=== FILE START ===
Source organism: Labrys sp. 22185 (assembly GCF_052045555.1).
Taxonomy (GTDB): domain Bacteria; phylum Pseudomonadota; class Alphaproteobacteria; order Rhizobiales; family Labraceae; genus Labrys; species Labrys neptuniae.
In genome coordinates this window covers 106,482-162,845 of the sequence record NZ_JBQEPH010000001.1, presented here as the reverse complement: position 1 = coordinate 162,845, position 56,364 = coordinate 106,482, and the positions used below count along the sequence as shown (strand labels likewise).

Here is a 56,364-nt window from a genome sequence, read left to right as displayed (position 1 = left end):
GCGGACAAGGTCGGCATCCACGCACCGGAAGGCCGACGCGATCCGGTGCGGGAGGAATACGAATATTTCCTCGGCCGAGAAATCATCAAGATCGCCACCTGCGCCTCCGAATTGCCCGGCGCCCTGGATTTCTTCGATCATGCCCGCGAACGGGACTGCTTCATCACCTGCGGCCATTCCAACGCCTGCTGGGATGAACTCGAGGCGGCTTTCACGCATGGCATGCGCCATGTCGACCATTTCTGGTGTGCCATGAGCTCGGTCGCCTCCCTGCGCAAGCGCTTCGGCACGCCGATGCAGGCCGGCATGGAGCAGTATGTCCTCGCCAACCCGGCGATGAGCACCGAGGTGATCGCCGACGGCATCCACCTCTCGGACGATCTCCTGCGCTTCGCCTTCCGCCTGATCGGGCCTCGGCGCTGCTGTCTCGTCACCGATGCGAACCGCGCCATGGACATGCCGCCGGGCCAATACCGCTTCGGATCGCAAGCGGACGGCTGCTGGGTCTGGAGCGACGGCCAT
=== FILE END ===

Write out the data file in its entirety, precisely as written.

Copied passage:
Source organism: Labrys sp. 22185 (assembly GCF_052045555.1).
Taxonomy (GTDB): domain Bacteria; phylum Pseudomonadota; class Alphaproteobacteria; order Rhizobiales; family Labraceae; genus Labrys; species Labrys neptuniae.
In genome coordinates this window covers 106,482-162,845 of the sequence record NZ_JBQEPH010000001.1, presented here as the reverse complement: position 1 = coordinate 162,845, position 56,364 = coordinate 106,482, and the positions used below count along the sequence as shown (strand labels likewise).

Here is a 56,364-nt window from a genome sequence, read left to right as displayed (position 1 = left end):
GCGGACAAGGTCGGCATCCACGCACCGGAAGGCCGACGCGATCCGGTGCGGGAGGAATACGAATATTTCCTCGGCCGAGAAATCATCAAGATCGCCACCTGCGCCTCCGAATTGCCCGGCGCCCTGGATTTCTTCGATCATGCCCGCGAACGGGACTGCTTCATCACCTGCGGCCATTCCAACGCCTGCTGGGATGAACTCGAGGCGGCTTTCACGCATGGCATGCGCCATGTCGACCATTTCTGGTGTGCCATGAGCTCGGTCGCCTCCCTGCGCAAGCGCTTCGGCACGCCGATGCAGGCCGGCATGGAGCAGTATGTCCTCGCCAACCCGGCGATGAGCACCGAGGTGATCGCCGACGGCATCCACCTCTCGGACGATCTCCTGCGCTTCGCCTTCCGCCTGATCGGGCCTCGGCGCTGCTGTCTCGTCACCGATGCGAACCGCGCCATGGACATGCCGCCGGGCCAATACCGCTTCGGATCGCAAGCGGACGGCTGCTGGGTCTGGAGCGACGGCCAT